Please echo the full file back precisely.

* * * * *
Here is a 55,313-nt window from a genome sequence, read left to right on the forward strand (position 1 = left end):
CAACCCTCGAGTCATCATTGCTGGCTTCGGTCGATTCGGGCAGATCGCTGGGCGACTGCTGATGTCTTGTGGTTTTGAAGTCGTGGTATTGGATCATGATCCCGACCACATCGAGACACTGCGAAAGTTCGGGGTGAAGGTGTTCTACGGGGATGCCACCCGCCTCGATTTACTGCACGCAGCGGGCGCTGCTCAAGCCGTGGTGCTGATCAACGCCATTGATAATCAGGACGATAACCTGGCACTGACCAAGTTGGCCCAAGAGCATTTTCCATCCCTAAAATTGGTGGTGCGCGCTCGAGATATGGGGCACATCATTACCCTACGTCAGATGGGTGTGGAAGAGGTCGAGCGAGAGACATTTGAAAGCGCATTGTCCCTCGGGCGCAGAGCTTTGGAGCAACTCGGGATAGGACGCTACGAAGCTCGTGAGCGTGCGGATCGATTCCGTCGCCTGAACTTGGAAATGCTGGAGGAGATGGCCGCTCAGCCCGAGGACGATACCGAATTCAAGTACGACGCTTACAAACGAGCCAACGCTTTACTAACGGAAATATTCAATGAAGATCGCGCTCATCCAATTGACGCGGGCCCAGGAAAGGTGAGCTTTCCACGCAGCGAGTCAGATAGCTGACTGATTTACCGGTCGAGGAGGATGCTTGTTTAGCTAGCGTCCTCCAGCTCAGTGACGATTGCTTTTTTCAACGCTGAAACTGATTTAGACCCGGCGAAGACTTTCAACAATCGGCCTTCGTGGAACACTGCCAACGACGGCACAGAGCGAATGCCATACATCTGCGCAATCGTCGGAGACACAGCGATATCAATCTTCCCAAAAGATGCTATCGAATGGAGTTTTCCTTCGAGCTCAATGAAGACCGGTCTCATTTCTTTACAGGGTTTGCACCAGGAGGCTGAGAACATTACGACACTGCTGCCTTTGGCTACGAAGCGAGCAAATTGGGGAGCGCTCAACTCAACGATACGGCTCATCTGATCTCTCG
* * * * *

Here is a 55,313-nt window from a genome sequence, read left to right on the forward strand (position 1 = left end):
CAACCCTCGAGTCATCATTGCTGGCTTCGGTCGATTCGGGCAGATCGCTGGGCGACTGCTGATGTCTTGTGGTTTTGAAGTCGTGGTATTGGATCATGATCCCGACCACATCGAGACACTGCGAAAGTTCGGGGTGAAGGTGTTCTACGGGGATGCCACCCGCCTCGATTTACTGCACGCAGCGGGCGCTGCTCAAGCCGTGGTGCTGATCAACGCCATTGATAATCAGGACGATAACCTGGCACTGACCAAGTTGGCCCAAGAGCATTTTCCATCCCTAAAATTGGTGGTGCGCGCTCGAGATATGGGGCACATCATTACCCTACGTCAGATGGGTGTGGAAGAGGTCGAGCGAGAGACATTTGAAAGCGCATTGTCCCTCGGGCGCAGAGCTTTGGAGCAACTCGGGATAGGACGCTACGAAGCTCGTGAGCGTGCGGATCGATTCCGTCGCCTGAACTTGGAAATGCTGGAGGAGATGGCCGCTCAGCCCGAGGACGATACCGAATTCAAGTACGACGCTTACAAACGAGCCAACGCTTTACTAACGGAAATATTCAATGAAGATCGCGCTCATCCAATTGACGCGGGCCCAGGAAAGGTGAGCTTTCCACGCAGCGAGTCAGATAGCTGACTGATTTACCGGTCGAGGAGGATGCTTGTTTAGCTAGCGTCCTCCAGCTCAGTGACGATTGCTTTTTTCAACGCTGAAACTGATTTAGACCCGGCGAAGACTTTCAACAATCGGCCTTCGTGGAACACTGCCAACGACGGCACAGAGCGAATGCCATACATCTGCGCAATCGTCGGAGACACAGCGATATCAATCTTCCCAAAAGATGCTATCGAATGGAGTTTTCCTTCGAGCTCAATGAAGACCGGTCTCATTTCTTTACAGGGTTTGCACCAGGAGGCTGAGAACATTACGACACTGCTGCCTTTGGCTACGAAGCGAGCAAATTGGGGAGCGCTCAACTCAACGATACGGCTCATCTGATCTCTCG